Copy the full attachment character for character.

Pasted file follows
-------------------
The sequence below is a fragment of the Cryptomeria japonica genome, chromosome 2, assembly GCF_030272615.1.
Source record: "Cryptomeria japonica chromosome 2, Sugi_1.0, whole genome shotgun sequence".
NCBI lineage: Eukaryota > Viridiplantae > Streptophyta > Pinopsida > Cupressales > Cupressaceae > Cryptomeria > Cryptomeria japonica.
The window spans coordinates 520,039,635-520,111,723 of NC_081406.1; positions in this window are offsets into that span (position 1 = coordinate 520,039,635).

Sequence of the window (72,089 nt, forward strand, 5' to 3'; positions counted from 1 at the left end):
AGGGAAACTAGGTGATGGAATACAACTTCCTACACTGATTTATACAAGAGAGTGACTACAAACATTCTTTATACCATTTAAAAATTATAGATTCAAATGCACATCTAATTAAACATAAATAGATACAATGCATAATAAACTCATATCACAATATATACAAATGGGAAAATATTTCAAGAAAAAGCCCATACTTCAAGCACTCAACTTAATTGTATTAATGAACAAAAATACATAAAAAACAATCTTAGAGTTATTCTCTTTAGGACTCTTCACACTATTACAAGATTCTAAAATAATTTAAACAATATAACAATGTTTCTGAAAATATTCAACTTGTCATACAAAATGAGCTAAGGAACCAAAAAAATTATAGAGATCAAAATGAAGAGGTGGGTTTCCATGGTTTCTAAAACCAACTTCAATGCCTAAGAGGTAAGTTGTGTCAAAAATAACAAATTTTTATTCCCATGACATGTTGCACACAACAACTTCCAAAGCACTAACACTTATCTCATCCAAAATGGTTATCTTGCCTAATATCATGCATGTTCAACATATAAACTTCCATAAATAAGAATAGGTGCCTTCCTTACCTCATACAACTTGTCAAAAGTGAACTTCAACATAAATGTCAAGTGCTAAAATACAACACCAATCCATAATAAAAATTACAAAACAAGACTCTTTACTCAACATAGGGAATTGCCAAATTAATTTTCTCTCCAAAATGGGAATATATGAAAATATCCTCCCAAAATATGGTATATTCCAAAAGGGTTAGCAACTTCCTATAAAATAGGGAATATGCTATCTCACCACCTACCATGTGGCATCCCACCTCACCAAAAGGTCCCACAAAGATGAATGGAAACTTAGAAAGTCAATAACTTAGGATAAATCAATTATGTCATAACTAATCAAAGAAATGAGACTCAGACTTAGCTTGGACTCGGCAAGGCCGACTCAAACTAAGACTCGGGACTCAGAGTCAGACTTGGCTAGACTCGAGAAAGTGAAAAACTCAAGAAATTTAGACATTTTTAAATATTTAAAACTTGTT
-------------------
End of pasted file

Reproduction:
The sequence below is a fragment of the Cryptomeria japonica genome, chromosome 2, assembly GCF_030272615.1.
Source record: "Cryptomeria japonica chromosome 2, Sugi_1.0, whole genome shotgun sequence".
NCBI lineage: Eukaryota > Viridiplantae > Streptophyta > Pinopsida > Cupressales > Cupressaceae > Cryptomeria > Cryptomeria japonica.
The window spans coordinates 520,039,635-520,111,723 of NC_081406.1; positions in this window are offsets into that span (position 1 = coordinate 520,039,635).

Sequence of the window (72,089 nt, forward strand, 5' to 3'; positions counted from 1 at the left end):
AGGGAAACTAGGTGATGGAATACAACTTCCTACACTGATTTATACAAGAGAGTGACTACAAACATTCTTTATACCATTTAAAAATTATAGATTCAAATGCACATCTAATTAAACATAAATAGATACAATGCATAATAAACTCATATCACAATATATACAAATGGGAAAATATTTCAAGAAAAAGCCCATACTTCAAGCACTCAACTTAATTGTATTAATGAACAAAAATACATAAAAAACAATCTTAGAGTTATTCTCTTTAGGACTCTTCACACTATTACAAGATTCTAAAATAATTTAAACAATATAACAATGTTTCTGAAAATATTCAACTTGTCATACAAAATGAGCTAAGGAACCAAAAAAATTATAGAGATCAAAATGAAGAGGTGGGTTTCCATGGTTTCTAAAACCAACTTCAATGCCTAAGAGGTAAGTTGTGTCAAAAATAACAAATTTTTATTCCCATGACATGTTGCACACAACAACTTCCAAAGCACTAACACTTATCTCATCCAAAATGGTTATCTTGCCTAATATCATGCATGTTCAACATATAAACTTCCATAAATAAGAATAGGTGCCTTCCTTACCTCATACAACTTGTCAAAAGTGAACTTCAACATAAATGTCAAGTGCTAAAATACAACACCAATCCATAATAAAAATTACAAAACAAGACTCTTTACTCAACATAGGGAATTGCCAAATTAATTTTCTCTCCAAAATGGGAATATATGAAAATATCCTCCCAAAATATGGTATATTCCAAAAGGGTTAGCAACTTCCTATAAAATAGGGAATATGCTATCTCACCACCTACCATGTGGCATCCCACCTCACCAAAAGGTCCCACAAAGATGAATGGAAACTTAGAAAGTCAATAACTTAGGATAAATCAATTATGTCATAACTAATCAAAGAAATGAGACTCAGACTTAGCTTGGACTCGGCAAGGCCGACTCAAACTAAGACTCGGGACTCAGAGTCAGACTTGGCTAGACTCGAGAAAGTGAAAAACTCAAGAAATTTAGACATTTTTAAATATTTAAAACTTGTT